EVERETT, WA — In a press call with reporters Friday morning, Snohomish County's health officer pushed back on the idea that a Washington man was "patient zero" for the coronavirus in the United States, and raised doubts over two potential cases from as early as December.
In mid-January, a Snohomish County man became the first known coronavirus patient in the nation, raising an early warning sign of the virus's presence in the U.S. A few days later, an Illinois woman was diagnosed with the second known case, and by the end of the month, the federal government had declared a public health emergency.
The earliest cases were detected only in patients who had recently traveled abroad, and the virus's ability to spread person-to-person did not become widely known until late February, shortly before the first death linked to COVID-19 was announced in King County.
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On Friday, Snohomish County's top health official said the idea that the Washington man was the definitive source for the disease in the United States was "clearly false."
"Molecular epidemiologic analysis has shown that there are multiple different strains of the virus," said Dr. Chris Spitters, the Snohomish County health officer. "And although that strain introduced, or apparently introduced, in mid-January is the dominant one in this Pacific Northwest region, or in Washington, there are other strains that are dominant in other parts of the country."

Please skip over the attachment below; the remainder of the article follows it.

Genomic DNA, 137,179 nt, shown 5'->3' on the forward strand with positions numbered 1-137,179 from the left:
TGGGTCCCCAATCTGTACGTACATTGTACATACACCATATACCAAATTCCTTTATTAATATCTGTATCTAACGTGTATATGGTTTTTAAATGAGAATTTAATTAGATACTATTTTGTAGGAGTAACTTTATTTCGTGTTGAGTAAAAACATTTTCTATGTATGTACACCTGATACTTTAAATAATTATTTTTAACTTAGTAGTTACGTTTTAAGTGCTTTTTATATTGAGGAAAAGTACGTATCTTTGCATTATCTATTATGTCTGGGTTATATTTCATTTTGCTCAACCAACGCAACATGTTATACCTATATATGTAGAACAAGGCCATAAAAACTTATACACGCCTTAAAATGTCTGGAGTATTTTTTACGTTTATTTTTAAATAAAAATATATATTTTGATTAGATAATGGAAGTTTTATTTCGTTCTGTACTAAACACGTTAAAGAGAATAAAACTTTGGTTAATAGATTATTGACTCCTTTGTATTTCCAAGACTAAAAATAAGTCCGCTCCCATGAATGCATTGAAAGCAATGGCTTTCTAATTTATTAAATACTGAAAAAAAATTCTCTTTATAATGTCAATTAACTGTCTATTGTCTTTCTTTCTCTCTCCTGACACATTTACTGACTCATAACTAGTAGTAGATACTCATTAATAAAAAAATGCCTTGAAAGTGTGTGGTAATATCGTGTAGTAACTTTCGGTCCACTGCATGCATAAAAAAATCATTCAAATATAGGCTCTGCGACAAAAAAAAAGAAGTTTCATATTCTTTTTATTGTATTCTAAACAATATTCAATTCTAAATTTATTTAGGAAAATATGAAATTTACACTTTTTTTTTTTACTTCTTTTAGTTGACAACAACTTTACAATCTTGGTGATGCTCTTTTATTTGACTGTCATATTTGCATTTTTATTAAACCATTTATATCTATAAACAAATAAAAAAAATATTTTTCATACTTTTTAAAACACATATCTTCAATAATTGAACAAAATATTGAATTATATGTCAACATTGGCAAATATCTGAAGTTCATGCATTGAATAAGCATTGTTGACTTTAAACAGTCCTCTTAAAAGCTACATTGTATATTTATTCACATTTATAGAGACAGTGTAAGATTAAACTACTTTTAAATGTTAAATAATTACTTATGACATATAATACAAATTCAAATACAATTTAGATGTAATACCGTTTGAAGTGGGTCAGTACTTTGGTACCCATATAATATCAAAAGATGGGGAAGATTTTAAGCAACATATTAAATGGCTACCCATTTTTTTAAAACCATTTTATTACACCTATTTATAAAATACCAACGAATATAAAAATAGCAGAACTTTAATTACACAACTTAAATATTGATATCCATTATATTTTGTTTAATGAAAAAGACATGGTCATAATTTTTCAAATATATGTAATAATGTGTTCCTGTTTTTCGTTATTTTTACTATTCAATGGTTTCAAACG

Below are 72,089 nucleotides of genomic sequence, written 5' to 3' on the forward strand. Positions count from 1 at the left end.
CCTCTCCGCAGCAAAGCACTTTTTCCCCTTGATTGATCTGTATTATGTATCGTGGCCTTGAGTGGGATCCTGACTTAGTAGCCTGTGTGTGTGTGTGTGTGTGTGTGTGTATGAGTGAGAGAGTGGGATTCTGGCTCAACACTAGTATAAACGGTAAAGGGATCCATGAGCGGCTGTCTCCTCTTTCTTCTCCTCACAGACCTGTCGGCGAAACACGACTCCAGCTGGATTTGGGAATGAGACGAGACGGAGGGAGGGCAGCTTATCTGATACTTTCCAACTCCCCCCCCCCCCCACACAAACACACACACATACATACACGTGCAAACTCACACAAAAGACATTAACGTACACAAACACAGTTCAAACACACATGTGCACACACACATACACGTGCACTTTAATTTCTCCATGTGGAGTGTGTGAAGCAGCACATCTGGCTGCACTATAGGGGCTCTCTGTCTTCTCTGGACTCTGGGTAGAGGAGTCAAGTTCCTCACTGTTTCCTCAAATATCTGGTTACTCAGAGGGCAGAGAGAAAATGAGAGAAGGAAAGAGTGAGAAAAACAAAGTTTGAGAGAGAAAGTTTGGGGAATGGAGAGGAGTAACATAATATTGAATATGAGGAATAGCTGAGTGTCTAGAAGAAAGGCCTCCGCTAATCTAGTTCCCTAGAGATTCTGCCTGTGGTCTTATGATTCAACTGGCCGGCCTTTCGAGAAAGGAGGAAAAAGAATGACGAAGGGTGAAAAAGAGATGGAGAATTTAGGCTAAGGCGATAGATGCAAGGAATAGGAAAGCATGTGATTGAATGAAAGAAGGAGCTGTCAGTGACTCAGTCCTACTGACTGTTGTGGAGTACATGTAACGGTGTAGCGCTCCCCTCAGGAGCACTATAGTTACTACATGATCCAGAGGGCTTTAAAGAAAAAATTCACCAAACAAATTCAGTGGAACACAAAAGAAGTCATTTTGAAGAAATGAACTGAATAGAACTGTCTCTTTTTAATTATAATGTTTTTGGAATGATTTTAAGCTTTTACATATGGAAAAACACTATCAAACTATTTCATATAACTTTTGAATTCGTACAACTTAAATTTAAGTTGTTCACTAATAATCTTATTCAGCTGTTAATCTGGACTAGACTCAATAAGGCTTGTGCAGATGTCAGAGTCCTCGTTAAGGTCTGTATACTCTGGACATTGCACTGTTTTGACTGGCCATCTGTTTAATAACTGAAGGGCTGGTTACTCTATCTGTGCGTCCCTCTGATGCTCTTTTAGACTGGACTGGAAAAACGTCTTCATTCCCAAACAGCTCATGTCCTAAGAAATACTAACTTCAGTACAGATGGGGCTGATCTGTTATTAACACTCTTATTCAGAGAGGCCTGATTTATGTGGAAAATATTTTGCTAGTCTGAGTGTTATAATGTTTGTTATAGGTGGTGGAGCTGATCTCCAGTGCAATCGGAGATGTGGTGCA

Spitters said health officials do not know for sure when the coronavirus arrived in Washington, and it may have appeared earlier than the first confirmed case.
"I think that kind of brings us around to acknowledging that there is uncertainty about when exactly the virus was first introduced into the U.S.," Spitters said. "Maybe it was that individual that was the first introduction in January. It certainly wasn't the only one and, you know, I think it's reasonable to assume given reports like the ones that we've had, and others around the country, that introduction may have occurred prior to mid-January, as we initially suspected."
The Seattle Times reported on Thursday that antibody tests recently returned positive for two patients who told the health district they experienced symptoms similar to COVID-19 back in December.
Spitters was skeptical those specific patients had the disease at the time and said it seemed more likely they had another illness, before later contracting the coronavirus.
"The symptoms that those individuals reported, you know, overlap greatly with other respiratory tract infections," Spitters said. "There was no testing of those infections that occurred at the time, so it's possible and frankly, I think, more likely that they had a non-COVID respiratory viral illness in December, and subsequently to that and prior to now."
The Everett Herald reports 35 Snohomish County residents have tested positive for antibodies to date, but the health district is still working to complete their interviews.
Lab tests have confirmed at least 2,767 coronavirus cases in Snohomish County, and 2,329 patients are classified as recovered. At least 126 county residents have died from complications linked to COVID-19.